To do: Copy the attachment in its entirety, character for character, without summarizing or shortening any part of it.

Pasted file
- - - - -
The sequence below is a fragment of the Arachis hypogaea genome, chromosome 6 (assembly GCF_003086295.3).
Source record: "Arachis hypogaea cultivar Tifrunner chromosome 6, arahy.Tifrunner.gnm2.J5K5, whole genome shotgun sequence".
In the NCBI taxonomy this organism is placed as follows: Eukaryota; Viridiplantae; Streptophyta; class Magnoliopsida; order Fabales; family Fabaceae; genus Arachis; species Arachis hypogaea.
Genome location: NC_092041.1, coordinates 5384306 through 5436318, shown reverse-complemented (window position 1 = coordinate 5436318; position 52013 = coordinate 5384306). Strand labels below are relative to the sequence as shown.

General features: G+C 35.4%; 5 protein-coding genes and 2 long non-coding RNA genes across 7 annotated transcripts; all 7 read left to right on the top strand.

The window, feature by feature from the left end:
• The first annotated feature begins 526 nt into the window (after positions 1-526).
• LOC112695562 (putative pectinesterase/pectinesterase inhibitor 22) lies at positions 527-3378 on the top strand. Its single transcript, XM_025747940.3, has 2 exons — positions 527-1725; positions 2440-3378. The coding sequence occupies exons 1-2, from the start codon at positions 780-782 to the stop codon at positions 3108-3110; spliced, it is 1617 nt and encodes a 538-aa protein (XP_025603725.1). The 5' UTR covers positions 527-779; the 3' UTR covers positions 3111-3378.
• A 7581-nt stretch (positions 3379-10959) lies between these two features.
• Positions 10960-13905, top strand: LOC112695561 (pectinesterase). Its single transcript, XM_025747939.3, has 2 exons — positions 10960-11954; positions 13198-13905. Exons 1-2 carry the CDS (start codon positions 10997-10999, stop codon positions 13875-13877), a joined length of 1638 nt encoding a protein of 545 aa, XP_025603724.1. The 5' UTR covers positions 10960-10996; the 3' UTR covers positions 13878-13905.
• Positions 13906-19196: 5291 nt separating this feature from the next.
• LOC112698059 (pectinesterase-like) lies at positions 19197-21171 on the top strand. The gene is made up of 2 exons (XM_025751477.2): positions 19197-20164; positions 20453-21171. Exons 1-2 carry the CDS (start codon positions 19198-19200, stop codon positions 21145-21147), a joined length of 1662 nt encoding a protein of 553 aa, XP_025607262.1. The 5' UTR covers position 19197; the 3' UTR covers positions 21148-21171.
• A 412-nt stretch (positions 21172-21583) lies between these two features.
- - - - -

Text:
The sequence below is a fragment of the Arachis hypogaea genome, chromosome 6 (assembly GCF_003086295.3).
Source record: "Arachis hypogaea cultivar Tifrunner chromosome 6, arahy.Tifrunner.gnm2.J5K5, whole genome shotgun sequence".
In the NCBI taxonomy this organism is placed as follows: Eukaryota; Viridiplantae; Streptophyta; class Magnoliopsida; order Fabales; family Fabaceae; genus Arachis; species Arachis hypogaea.
Genome location: NC_092041.1, coordinates 5384306 through 5436318, shown reverse-complemented (window position 1 = coordinate 5436318; position 52013 = coordinate 5384306). Strand labels below are relative to the sequence as shown.

General features: G+C 35.4%; 5 protein-coding genes and 2 long non-coding RNA genes across 7 annotated transcripts; all 7 read left to right on the top strand.

The window, feature by feature from the left end:
• The first annotated feature begins 526 nt into the window (after positions 1-526).
• LOC112695562 (putative pectinesterase/pectinesterase inhibitor 22) lies at positions 527-3378 on the top strand. Its single transcript, XM_025747940.3, has 2 exons — positions 527-1725; positions 2440-3378. The coding sequence occupies exons 1-2, from the start codon at positions 780-782 to the stop codon at positions 3108-3110; spliced, it is 1617 nt and encodes a 538-aa protein (XP_025603725.1). The 5' UTR covers positions 527-779; the 3' UTR covers positions 3111-3378.
• A 7581-nt stretch (positions 3379-10959) lies between these two features.
• Positions 10960-13905, top strand: LOC112695561 (pectinesterase). Its single transcript, XM_025747939.3, has 2 exons — positions 10960-11954; positions 13198-13905. Exons 1-2 carry the CDS (start codon positions 10997-10999, stop codon positions 13875-13877), a joined length of 1638 nt encoding a protein of 545 aa, XP_025603724.1. The 5' UTR covers positions 10960-10996; the 3' UTR covers positions 13878-13905.
• Positions 13906-19196: 5291 nt separating this feature from the next.
• LOC112698059 (pectinesterase-like) lies at positions 19197-21171 on the top strand. The gene is made up of 2 exons (XM_025751477.2): positions 19197-20164; positions 20453-21171. Exons 1-2 carry the CDS (start codon positions 19198-19200, stop codon positions 21145-21147), a joined length of 1662 nt encoding a protein of 553 aa, XP_025607262.1. The 5' UTR covers position 19197; the 3' UTR covers positions 21148-21171.
• A 412-nt stretch (positions 21172-21583) lies between these two features.